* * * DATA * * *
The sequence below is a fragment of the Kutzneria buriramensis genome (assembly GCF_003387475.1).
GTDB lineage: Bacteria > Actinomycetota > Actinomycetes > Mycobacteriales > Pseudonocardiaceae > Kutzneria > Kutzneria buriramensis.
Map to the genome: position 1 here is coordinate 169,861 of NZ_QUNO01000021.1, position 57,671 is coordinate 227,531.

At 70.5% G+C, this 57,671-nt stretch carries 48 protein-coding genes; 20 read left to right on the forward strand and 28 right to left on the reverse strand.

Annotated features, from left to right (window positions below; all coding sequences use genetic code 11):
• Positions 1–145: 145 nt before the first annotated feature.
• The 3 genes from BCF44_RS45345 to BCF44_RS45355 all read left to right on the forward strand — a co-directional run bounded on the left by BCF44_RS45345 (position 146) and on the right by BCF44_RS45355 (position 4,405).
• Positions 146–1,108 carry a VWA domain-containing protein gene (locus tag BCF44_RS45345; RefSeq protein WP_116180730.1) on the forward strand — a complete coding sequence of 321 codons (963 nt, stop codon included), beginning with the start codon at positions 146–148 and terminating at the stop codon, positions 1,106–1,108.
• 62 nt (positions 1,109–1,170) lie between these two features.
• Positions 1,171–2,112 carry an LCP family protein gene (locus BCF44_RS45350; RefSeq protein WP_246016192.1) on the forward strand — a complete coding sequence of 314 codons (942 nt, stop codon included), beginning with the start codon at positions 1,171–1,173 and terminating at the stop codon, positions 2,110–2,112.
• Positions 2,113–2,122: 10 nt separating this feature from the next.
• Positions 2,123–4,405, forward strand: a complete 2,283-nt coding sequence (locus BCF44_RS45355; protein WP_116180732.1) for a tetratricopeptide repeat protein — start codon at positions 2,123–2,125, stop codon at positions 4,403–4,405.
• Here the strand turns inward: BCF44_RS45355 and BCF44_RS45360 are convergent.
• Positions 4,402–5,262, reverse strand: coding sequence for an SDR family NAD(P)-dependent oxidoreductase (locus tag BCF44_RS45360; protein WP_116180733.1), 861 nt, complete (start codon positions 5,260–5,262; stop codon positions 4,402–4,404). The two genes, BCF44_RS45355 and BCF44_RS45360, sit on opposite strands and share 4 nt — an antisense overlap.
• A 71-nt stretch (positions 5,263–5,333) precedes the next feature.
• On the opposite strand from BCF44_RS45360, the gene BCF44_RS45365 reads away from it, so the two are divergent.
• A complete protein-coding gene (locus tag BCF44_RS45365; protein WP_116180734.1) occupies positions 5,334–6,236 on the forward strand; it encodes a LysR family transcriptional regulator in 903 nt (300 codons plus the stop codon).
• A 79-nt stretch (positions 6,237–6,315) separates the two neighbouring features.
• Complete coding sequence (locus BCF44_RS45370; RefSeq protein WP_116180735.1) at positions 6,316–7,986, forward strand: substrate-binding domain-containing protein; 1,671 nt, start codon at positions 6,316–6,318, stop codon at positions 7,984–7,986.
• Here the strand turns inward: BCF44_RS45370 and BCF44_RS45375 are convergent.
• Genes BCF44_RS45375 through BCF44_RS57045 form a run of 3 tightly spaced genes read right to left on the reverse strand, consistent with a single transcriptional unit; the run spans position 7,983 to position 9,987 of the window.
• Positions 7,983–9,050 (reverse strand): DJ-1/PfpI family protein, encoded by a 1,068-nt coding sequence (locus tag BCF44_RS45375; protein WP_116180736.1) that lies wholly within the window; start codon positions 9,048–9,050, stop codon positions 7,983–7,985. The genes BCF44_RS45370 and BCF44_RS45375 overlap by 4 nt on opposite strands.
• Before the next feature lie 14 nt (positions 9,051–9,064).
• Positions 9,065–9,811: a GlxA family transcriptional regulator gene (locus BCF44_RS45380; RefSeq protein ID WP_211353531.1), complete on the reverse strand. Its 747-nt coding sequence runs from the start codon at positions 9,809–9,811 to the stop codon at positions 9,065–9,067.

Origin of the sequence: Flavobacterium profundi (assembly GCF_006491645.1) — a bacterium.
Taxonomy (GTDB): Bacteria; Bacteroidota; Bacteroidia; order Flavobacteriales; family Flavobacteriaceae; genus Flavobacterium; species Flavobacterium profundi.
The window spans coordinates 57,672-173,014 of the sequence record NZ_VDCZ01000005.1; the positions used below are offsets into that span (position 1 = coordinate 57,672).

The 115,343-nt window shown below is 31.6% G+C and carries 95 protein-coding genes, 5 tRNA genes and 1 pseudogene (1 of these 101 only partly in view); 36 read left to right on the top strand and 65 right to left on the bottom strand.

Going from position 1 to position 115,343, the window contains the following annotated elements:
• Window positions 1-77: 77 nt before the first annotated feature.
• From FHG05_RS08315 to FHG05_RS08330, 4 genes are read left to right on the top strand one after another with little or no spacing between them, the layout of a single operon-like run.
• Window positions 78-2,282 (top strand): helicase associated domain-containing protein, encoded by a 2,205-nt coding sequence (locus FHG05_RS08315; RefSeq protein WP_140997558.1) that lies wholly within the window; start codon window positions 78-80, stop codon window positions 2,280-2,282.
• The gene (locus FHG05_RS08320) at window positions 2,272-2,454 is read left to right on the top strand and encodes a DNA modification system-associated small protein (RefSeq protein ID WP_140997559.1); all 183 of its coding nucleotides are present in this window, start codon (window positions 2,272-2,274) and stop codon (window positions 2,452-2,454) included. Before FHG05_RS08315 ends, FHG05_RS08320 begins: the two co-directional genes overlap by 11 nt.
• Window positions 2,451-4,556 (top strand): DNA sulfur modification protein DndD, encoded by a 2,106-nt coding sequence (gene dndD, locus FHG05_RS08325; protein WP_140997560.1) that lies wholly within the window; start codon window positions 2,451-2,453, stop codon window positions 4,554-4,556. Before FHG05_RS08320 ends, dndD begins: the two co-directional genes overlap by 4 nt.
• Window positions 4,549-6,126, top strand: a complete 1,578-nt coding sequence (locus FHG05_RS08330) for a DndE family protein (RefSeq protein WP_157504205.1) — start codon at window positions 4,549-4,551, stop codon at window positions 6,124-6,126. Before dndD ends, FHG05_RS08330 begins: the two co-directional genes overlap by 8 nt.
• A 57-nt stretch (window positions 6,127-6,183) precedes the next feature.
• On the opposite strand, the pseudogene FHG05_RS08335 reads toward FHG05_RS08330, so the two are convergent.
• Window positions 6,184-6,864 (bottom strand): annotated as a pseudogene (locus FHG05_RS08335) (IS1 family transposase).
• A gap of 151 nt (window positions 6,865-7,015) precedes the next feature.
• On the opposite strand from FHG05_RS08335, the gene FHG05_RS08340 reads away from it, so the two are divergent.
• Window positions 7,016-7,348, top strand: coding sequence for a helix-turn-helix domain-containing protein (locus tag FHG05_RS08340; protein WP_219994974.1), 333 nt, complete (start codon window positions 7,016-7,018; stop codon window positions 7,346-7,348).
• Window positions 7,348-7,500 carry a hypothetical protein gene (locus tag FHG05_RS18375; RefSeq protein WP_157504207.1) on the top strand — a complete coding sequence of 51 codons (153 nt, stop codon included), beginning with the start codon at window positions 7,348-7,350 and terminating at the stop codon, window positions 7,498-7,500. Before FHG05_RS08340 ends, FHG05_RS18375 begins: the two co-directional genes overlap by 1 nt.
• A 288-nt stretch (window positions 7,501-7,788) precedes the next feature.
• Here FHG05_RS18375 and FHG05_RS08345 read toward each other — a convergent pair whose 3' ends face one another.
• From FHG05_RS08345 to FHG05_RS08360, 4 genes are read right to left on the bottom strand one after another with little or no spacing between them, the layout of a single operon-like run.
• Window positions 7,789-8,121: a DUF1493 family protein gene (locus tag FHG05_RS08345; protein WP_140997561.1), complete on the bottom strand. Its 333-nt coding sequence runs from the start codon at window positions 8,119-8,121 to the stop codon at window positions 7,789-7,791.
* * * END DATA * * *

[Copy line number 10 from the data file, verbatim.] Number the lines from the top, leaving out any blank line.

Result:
• Positions 1,171–2,112 carry an LCP family protein gene (locus BCF44_RS45350; RefSeq protein WP_246016192.1) on the forward strand — a complete coding sequence of 314 codons (942 nt, stop codon included), beginning with the start codon at positions 1,171–1,173 and terminating at the stop codon, positions 2,110–2,112.